In my lecture on Diu the day before, no-one had actually heard of this tiny former Portuguese colony in India. And this laid-back little island full of historic churches and forts, beautiful sandy beaches and wonderfully friendly people, has got to be one of India's best kept secrets. Diu is a tiny version of Goa, an island that was ruled by Portugal for 450 years up until 1961, and it retains something of the atmosphere of a Mediterranean town; but one that's been taken over by a population of friendly Indians who revel in a sense of unthreatening chaos.
In amongst the hooting traffic of mopeds and tuk tuks, Diu Town's charmingly run-down narrow streets are wandered by languid cows that look like they own the place, and untended herds of goats heading off purposefully to who knows where. It's a colourful place – women in bright saris wandering past multi-coloured houses painted in different pastel shades. As you explore, you come across centuries-old whitewashed Churches, whose tiny and impoverished Catholic population that remains, is out of all proportion with their sheer size and grandeur.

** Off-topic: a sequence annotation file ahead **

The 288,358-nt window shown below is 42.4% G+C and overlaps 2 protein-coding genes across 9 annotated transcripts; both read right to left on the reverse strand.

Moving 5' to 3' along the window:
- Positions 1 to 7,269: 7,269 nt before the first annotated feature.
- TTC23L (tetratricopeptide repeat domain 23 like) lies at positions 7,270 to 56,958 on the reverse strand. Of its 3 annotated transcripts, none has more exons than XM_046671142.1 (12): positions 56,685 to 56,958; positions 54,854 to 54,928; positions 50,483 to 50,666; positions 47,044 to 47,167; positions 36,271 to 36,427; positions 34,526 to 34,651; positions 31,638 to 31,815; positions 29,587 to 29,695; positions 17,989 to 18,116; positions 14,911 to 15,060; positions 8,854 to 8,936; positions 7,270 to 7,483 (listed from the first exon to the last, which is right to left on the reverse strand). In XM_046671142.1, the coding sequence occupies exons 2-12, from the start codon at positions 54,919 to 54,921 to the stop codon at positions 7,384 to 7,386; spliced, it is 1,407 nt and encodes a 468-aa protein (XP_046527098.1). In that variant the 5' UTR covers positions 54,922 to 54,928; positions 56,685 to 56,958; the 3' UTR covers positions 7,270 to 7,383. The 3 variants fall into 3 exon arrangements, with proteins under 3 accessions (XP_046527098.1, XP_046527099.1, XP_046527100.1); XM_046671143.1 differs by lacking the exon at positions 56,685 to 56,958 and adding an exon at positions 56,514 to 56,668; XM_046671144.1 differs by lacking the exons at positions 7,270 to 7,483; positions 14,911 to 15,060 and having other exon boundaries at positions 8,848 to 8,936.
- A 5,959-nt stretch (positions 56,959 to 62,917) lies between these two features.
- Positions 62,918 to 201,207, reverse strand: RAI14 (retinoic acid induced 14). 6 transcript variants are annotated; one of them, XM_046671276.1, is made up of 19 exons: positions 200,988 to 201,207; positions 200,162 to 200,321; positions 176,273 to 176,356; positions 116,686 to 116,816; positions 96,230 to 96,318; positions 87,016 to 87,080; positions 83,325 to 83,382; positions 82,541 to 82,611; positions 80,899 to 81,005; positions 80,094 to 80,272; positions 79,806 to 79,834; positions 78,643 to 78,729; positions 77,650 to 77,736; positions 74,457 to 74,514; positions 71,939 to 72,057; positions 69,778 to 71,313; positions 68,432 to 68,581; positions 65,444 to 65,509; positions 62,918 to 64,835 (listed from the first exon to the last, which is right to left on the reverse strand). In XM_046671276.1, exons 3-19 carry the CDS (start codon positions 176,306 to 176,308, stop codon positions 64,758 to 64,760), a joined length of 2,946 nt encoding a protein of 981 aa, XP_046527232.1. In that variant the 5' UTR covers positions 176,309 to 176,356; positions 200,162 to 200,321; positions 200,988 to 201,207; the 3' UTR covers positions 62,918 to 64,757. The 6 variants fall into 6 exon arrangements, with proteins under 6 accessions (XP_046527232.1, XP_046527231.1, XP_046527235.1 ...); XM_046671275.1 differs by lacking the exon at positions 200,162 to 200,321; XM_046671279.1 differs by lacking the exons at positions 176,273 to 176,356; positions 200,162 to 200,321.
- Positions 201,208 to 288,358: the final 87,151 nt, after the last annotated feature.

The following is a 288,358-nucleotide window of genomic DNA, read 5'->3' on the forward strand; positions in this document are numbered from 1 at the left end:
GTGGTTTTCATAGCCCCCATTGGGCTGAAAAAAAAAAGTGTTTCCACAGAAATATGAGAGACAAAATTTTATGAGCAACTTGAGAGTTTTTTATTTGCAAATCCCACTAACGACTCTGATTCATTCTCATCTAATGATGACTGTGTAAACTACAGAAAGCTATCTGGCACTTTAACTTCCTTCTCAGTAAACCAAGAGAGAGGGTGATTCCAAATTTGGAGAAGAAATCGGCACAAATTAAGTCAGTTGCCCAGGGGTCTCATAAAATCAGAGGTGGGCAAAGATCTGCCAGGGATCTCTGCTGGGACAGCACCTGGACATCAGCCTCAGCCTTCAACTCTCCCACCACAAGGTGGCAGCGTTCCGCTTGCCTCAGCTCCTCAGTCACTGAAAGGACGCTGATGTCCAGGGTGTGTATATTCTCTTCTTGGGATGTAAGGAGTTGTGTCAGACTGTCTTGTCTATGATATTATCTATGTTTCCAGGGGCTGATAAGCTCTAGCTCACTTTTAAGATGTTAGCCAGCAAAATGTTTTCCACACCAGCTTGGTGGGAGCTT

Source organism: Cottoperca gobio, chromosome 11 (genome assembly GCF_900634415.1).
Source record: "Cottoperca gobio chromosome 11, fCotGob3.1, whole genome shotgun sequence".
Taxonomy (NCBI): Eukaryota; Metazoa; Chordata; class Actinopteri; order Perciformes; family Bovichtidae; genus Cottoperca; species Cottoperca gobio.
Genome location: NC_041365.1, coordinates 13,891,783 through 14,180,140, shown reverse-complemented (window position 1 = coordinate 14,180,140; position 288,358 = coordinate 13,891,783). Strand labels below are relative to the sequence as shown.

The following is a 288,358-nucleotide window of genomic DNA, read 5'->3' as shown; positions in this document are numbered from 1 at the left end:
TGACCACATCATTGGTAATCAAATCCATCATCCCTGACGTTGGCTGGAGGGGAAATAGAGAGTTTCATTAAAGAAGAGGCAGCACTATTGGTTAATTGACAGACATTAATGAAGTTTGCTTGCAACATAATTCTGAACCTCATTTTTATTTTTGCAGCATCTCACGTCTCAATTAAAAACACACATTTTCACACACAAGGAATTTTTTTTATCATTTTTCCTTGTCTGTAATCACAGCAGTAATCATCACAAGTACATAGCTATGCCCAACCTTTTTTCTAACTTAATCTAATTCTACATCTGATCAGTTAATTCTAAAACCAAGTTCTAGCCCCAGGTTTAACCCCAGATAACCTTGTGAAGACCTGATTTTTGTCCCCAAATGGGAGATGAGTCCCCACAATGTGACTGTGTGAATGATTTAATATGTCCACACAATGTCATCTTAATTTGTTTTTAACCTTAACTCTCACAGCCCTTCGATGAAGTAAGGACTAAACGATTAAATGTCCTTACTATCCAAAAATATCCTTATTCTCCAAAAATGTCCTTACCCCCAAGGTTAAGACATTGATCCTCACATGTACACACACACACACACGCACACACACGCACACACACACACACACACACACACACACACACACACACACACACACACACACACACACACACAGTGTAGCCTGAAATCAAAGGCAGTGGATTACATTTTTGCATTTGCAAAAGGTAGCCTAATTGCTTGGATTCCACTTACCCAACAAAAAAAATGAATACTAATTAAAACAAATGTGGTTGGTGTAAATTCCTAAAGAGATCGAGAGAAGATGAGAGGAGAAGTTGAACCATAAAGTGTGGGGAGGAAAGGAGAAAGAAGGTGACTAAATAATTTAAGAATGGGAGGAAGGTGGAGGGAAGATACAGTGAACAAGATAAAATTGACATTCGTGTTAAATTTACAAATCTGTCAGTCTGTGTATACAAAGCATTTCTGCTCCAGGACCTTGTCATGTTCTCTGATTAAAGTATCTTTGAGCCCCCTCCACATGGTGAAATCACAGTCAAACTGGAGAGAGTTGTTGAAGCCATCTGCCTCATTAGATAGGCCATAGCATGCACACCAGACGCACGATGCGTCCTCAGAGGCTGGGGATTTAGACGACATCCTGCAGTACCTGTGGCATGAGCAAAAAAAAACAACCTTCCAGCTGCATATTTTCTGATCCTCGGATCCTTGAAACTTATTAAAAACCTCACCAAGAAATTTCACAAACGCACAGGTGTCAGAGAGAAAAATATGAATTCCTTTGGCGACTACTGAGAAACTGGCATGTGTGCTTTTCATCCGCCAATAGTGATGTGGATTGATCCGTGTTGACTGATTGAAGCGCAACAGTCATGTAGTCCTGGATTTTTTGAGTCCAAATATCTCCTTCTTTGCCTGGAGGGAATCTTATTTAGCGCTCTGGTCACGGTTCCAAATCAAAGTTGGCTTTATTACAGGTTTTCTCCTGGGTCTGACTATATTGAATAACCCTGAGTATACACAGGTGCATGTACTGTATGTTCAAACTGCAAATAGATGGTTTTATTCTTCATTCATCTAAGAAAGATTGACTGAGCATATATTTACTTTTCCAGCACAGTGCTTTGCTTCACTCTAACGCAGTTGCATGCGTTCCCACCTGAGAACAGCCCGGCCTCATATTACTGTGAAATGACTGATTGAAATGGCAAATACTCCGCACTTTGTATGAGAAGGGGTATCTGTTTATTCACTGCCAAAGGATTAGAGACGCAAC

Diu's massive fort that guards the port, and the huge stone wall that encloses the town are potent reminders that this was once an incredibly important place 400 years ago – the West's first toe-hold on India, which briefly flared as one of the world's great boom towns, before the ports of Goa and then Bombay took over as the new gateways to India.
We had a wonderful time in Diu, a really charming relic of Portugal's once-great empire; and one the best things about it was that it was a gentle introduction to India, for a boat load of people that are likely to get blown away by the force of nature that is Mumbai tomorrow.